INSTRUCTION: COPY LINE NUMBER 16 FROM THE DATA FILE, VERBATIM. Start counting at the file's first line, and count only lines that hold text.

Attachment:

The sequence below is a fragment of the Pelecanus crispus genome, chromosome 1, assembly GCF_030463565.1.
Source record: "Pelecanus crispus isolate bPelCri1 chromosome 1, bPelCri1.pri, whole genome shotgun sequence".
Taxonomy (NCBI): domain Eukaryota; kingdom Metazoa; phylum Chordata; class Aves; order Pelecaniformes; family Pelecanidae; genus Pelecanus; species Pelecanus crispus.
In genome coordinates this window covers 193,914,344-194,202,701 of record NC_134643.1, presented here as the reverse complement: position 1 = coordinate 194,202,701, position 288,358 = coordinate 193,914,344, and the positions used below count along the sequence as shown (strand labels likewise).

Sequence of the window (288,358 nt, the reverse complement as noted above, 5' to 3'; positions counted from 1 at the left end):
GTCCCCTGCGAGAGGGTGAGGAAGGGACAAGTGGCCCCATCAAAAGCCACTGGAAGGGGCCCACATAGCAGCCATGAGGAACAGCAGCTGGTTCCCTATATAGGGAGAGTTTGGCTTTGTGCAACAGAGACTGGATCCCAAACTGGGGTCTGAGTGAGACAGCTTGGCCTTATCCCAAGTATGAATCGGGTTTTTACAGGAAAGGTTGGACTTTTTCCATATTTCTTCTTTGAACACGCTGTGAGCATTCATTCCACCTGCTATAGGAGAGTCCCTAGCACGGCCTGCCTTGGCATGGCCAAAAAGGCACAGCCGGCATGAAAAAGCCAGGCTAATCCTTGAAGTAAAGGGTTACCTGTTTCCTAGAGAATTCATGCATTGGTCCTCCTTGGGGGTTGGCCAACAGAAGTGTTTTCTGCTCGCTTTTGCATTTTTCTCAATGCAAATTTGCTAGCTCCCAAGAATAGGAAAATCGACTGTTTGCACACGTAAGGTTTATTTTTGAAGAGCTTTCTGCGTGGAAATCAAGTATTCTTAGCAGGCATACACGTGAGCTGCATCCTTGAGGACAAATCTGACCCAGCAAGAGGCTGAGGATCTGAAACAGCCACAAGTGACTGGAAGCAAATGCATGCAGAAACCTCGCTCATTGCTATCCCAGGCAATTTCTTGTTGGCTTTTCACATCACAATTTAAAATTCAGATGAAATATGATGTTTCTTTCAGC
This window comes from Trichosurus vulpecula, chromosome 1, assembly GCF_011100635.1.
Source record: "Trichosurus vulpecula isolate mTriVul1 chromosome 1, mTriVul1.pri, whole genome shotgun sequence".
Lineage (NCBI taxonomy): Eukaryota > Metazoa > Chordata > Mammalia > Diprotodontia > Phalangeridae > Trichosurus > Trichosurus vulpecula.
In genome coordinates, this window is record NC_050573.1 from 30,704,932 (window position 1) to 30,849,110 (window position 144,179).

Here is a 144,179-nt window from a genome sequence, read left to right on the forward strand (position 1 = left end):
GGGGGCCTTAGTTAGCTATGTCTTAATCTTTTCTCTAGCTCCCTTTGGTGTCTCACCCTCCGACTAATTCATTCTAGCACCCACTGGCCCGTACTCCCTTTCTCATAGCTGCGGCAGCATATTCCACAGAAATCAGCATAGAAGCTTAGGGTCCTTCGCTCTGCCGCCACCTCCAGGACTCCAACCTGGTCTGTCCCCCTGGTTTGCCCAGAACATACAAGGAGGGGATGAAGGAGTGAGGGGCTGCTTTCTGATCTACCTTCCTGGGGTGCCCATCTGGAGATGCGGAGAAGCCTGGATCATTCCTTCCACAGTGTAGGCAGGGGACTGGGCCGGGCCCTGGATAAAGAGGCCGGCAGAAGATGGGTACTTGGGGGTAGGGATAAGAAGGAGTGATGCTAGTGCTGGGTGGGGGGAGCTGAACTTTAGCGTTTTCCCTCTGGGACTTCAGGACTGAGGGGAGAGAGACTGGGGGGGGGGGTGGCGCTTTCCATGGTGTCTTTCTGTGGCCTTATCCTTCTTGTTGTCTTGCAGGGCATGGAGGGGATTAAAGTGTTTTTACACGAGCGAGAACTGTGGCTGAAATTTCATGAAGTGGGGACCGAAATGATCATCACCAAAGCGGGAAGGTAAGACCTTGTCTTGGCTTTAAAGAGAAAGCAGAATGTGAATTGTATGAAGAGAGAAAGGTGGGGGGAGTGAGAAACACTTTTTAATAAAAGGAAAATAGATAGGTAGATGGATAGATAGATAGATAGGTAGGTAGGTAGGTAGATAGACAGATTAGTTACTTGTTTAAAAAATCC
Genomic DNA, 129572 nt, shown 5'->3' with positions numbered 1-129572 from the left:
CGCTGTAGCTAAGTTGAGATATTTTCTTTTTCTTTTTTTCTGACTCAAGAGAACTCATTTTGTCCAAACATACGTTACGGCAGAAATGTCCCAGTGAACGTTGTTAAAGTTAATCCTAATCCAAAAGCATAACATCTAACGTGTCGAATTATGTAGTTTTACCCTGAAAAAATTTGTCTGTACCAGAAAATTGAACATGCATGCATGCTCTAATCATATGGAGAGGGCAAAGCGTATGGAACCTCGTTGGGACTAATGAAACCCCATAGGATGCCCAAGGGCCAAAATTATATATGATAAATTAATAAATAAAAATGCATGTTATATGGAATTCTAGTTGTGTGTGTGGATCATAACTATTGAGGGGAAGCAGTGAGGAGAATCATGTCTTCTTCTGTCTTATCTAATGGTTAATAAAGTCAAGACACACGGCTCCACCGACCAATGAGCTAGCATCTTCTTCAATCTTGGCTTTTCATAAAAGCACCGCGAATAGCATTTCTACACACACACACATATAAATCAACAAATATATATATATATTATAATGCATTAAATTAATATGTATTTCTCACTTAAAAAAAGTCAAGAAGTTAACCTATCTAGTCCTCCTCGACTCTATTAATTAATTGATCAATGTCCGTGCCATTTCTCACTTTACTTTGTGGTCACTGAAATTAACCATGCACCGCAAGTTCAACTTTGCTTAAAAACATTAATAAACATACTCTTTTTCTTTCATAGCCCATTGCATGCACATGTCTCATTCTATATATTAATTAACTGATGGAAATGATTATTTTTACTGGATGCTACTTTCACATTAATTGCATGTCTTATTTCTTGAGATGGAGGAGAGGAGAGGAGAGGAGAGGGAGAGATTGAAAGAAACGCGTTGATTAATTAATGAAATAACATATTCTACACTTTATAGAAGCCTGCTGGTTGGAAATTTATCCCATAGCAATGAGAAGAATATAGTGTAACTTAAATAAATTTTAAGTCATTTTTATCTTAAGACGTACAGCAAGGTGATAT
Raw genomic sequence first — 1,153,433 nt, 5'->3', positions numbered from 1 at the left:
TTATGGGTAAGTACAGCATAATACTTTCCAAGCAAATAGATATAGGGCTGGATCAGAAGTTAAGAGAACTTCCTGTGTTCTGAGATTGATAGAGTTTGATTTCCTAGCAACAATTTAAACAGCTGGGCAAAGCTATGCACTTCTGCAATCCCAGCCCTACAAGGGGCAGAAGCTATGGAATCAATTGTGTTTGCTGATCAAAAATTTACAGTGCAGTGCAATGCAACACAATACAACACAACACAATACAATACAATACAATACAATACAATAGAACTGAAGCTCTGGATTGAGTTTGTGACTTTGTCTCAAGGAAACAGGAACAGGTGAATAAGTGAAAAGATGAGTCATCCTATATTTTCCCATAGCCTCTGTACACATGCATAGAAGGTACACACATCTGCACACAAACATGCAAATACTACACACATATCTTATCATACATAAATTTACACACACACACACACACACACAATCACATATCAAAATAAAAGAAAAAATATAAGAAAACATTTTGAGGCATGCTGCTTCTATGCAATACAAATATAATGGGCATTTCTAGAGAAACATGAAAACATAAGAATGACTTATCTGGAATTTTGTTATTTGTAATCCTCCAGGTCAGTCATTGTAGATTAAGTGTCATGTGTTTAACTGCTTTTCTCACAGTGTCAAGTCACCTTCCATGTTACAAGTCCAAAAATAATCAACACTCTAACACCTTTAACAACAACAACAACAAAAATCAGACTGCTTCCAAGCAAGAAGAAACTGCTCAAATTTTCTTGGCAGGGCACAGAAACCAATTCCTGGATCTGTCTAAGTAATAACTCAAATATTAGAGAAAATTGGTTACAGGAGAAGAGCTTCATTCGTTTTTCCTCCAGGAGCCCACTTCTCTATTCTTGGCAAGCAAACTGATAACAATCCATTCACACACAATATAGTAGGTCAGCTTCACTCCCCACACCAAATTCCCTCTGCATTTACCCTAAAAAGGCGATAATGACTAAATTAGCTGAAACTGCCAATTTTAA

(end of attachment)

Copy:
TTATGGGTAAGTACAGCATAATACTTTCCAAGCAAATAGATATAGGGCTGGATCAGAAGTTAAGAGAACTTCCTGTGTTCTGAGATTGATAGAGTTTGATTTCCTAGCAACAATTTAAACAGCTGGGCAAAGCTATGCACTTCTGCAATCCCAGCCCTACAAGGGGCAGAAGCTATGGAATCAATTGTGTTTGCTGATCAAAAATTTACAGTGCAGTGCAATGCAACACAATACAACACAACACAATACAATACAATACAATACAATACAATAGAACTGAAGCTCTGGATTGAGTTTGTGACTTTGTCTCAAGGAAACAGGAACAGGTGAATAAGTGAAAAGATGAGTCATCCTATATTTTCCCATAGCCTCTGTACACATGCATAGAAGGTACACACATCTGCACACAAACATGCAAATACTACACACATATCTTATCATACATAAATTTACACACACACACACACACACACAATCACATATCAAAATAAAAGAAAAAATATAAGAAAACATTTTGAGGCATGCTGCTTCTATGCAATACAAATATAATGGGCATTTCTAGAGAAACATGAAAACATAAGAATGACTTATCTGGAATTTTGTTATTTGTAATCCTCCAGGTCAGTCATTGTAGATTAAGTGTCATGTGTTTAACTGCTTTTCTCACAGTGTCAAGTCACCTTCCATGTTACAAGTCCAAAAATAATCAACACTCTAACACCTTTAACAACAACAACAACAAAAATCAGACTGCTTCCAAGCAAGAAGAAACTGCTCAAATTTTCTTGGCAGGGCACAGAAACCAATTCCTGGATCTGTCTAAGTAATAACTCAAATATTAGAGAAAATTGGTTACAGGAGAAGAGCTTCATTCGTTTTTCCTCCAGGAGCCCACTTCTCTATTCTTGGCAAGCAAACTGATAACAATCCATTCACACACAATATAGTAGGTCAGCTTCACTCCCCACACCAAATTCCCTCTGCATTTACCCTAAAAAGGCGATAATGACTAAATTAGCTGAAACTGCCAATTTTAA